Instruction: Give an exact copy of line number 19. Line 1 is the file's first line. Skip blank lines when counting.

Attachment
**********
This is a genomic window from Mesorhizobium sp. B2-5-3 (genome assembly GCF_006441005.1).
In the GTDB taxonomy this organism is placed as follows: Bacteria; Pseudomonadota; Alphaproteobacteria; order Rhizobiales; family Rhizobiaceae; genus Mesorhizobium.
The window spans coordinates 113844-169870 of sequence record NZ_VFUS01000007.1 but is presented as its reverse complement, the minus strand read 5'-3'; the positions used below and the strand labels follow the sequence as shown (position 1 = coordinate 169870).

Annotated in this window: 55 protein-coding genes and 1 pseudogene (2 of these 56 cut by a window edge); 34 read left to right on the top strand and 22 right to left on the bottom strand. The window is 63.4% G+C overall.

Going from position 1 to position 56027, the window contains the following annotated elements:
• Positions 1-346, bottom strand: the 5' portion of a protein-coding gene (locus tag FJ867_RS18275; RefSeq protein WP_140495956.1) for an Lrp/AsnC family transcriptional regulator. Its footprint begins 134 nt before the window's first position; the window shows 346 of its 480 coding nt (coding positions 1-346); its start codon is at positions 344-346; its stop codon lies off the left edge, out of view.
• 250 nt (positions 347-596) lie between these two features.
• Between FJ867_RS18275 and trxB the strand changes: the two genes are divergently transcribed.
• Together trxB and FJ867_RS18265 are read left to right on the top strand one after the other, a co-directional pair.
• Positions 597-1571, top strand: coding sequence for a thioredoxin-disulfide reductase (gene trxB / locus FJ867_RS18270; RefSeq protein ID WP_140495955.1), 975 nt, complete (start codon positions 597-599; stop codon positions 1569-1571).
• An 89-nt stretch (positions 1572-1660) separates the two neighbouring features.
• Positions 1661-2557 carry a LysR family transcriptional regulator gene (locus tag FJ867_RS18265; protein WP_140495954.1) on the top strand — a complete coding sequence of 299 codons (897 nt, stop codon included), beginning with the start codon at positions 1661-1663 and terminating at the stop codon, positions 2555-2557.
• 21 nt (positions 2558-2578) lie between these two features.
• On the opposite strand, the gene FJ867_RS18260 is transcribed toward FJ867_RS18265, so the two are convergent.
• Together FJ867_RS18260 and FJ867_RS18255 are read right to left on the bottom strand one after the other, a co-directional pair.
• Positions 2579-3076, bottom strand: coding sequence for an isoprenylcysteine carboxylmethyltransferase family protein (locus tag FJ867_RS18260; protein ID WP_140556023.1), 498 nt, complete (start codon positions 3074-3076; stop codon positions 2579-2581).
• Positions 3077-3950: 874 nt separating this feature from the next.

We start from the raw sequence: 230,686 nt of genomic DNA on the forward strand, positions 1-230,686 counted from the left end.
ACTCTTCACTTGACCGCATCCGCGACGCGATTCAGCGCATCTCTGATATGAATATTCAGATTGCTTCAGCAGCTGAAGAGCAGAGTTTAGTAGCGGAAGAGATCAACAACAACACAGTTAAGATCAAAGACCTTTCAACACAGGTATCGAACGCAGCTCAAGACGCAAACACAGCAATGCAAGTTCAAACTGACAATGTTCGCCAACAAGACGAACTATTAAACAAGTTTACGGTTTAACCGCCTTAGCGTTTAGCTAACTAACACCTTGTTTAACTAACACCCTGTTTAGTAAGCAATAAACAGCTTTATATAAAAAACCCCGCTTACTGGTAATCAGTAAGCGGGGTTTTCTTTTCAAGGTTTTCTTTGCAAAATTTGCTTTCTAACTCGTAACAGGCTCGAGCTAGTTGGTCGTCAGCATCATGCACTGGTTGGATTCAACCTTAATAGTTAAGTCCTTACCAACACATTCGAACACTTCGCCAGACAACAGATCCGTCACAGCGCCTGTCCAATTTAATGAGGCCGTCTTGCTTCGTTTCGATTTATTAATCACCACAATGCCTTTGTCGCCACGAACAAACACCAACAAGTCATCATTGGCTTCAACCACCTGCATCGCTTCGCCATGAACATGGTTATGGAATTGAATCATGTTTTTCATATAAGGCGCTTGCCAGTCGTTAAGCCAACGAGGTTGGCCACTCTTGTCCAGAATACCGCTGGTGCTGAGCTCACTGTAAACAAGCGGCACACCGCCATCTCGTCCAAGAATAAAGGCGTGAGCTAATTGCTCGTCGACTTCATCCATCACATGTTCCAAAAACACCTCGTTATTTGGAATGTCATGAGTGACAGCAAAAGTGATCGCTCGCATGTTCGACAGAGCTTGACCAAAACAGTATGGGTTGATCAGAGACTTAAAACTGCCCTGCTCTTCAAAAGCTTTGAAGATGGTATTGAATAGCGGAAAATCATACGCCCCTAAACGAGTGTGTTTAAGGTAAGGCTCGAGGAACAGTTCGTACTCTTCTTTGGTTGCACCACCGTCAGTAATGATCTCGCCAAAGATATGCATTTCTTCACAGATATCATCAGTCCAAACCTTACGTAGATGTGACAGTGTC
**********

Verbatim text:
ACTCTTCACTTGACCGCATCCGCGACGCGATTCAGCGCATCTCTGATATGAATATTCAGATTGCTTCAGCAGCTGAAGAGCAGAGTTTAGTAGCGGAAGAGATCAACAACAACACAGTTAAGATCAAAGACCTTTCAACACAGGTATCGAACGCAGCTCAAGACGCAAACACAGCAATGCAAGTTCAAACTGACAATGTTCGCCAACAAGACGAACTATTAAACAAGTTTACGGTTTAACCGCCTTAGCGTTTAGCTAACTAACACCTTGTTTAACTAACACCCTGTTTAGTAAGCAATAAACAGCTTTATATAAAAAACCCCGCTTACTGGTAATCAGTAAGCGGGGTTTTCTTTTCAAGGTTTTCTTTGCAAAATTTGCTTTCTAACTCGTAACAGGCTCGAGCTAGTTGGTCGTCAGCATCATGCACTGGTTGGATTCAACCTTAATAGTTAAGTCCTTACCAACACATTCGAACACTTCGCCAGACAACAGATCCGTCACAGCGCCTGTCCAATTTAATGAGGCCGTCTTGCTTCGTTTCGATTTATTAATCACCACAATGCCTTTGTCGCCACGAACAAACACCAACAAGTCATCATTGGCTTCAACCACCTGCATCGCTTCGCCATGAACATGGTTATGGAATTGAATCATGTTTTTCATATAAGGCGCTTGCCAGTCGTTAAGCCAACGAGGTTGGCCACTCTTGTCCAGAATACCGCTGGTGCTGAGCTCACTGTAAACAAGCGGCACACCGCCATCTCGTCCAAGAATAAAGGCGTGAGCTAATTGCTCGTCGACTTCATCCATCACATGTTCCAAAAACACCTCGTTATTTGGAATGTCATGAGTGACAGCAAAAGTGATCGCTCGCATGTTCGACAGAGCTTGACCAAAACAGTATGGGTTGATCAGAGACTTAAAACTGCCCTGCTCTTCAAAAGCTTTGAAGATGGTATTGAATAGCGGAAAATCATACGCCCCTAAACGAGTGTGTTTAAGGTAAGGCTCGAGGAACAGTTCGTACTCTTCTTTGGTTGCACCACCGTCAGTAATGATCTCGCCAAAGATATGCATTTCTTCACAGATATCATCAGTCCAAACCTTACGTAGATGTGACAGTGTC